Now, in the trial court, the three-judge court, [Inaudible]

    Ephraim London:

    Yes, Your Honor, they recited the test.

    Arthur J. Goldberg:

    [Inaudible]

    Ephraim London:

    Accepting Your Honor, I submit, that they could not have met the test with respect to community standards.

    Arthur J. Goldberg:

    That’s right although they did not talk about their definition of community, you say [Inaudible]

    Ephraim London:

    Yes, there’s no contraction of that evidence.

    Arthur J. Goldberg:

    Now, when people who testified the film was offensive [Inaudible] United States citizen.

    Ephraim London:

    We do in this record, Your Honor.

    I have recited the — and shown wherein each witnesses testimony this question of the community was stressed and the community was that of the Cuyahoga County.

    Ephraim London:

    They were not talking now then of national standards.

    Hugo L. Black:

    But when you refer to national standards, community standards — you seem to refer to it as synonymous.

    What do you understand by community standard?

    Ephraim London:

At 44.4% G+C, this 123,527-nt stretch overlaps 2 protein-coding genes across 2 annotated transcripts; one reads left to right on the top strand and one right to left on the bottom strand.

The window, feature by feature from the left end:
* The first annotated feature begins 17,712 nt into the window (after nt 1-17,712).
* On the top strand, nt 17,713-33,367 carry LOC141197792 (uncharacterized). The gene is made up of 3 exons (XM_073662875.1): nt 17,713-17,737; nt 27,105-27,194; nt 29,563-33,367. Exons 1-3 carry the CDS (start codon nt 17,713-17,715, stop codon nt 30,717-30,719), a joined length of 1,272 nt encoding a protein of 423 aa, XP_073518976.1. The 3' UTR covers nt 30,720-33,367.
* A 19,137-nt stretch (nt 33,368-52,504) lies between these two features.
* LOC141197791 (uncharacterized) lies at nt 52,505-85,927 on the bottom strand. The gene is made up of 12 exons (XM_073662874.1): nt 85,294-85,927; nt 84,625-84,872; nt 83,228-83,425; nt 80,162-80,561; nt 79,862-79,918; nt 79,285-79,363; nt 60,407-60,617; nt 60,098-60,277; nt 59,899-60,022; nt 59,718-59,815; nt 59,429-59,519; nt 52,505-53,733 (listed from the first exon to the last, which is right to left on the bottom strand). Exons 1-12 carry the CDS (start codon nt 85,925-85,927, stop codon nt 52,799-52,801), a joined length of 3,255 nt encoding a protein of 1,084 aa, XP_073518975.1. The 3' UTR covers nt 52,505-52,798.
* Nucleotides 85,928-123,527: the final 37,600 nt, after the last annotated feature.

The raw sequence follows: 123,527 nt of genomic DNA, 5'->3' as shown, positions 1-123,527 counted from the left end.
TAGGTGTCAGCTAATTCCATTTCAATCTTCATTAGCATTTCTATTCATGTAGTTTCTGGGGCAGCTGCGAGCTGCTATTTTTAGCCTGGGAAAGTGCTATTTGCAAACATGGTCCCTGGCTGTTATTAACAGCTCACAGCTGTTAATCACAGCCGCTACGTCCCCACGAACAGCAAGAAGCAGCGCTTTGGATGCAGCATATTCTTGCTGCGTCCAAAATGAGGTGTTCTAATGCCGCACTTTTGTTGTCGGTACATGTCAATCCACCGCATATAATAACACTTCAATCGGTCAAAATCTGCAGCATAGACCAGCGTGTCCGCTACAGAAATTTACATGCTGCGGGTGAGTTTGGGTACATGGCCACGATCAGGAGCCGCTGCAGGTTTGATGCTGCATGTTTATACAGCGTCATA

I understand the term that the Court used when it meant community standards was this nation, the people of this country.

    And now they —

    Hugo L. Black:

    The whole country by community —

    Ephraim London:

    Not the people of each state, not the people of each locality because I think that if we were to determine — use the standards of a particular locality, we would be imposing such a burden on communication that it would make it almost impossible to publish periodicals, books and even films.

    You can’t make a separate film or separate version of the film for Cuyahoga County but you can make —

    Tom C. Clark:

    You think anybody in that county would be able to tell you what the standard is in San Francisco?

    Ephraim London:

    This can be proved by other means as I think they were here.

    William J. Brennan, Jr.:

    Mr. London, if you are right, that there are [Inaudible]

    Ephraim London:

    May I call Your Honor’s attention of the fact there was a dissenting opinion in the companion case, the Alberts case which indicated that different standards should be applied when the Court was ruling on a determination made by a state and I assume that because it was in dissent that the majority of the Court was of the other view and —

    John M. Harlan II:

    (Voice Overlap) assumptions sometimes.

    Ephraim London:

    It may have been.

    William O. Douglas:

    It’s a pretty good one in that case though, was it?

    Ephraim London:

    Well, this was my own interpretation and I’m pleased that Your Honor agrees.

    Thank you.

    John M. Harlan II:

    Can I ask you a practical question?

    You tried a lot of these cases?

    Ephraim London:

    Yes, Your Honor.

    John M. Harlan II: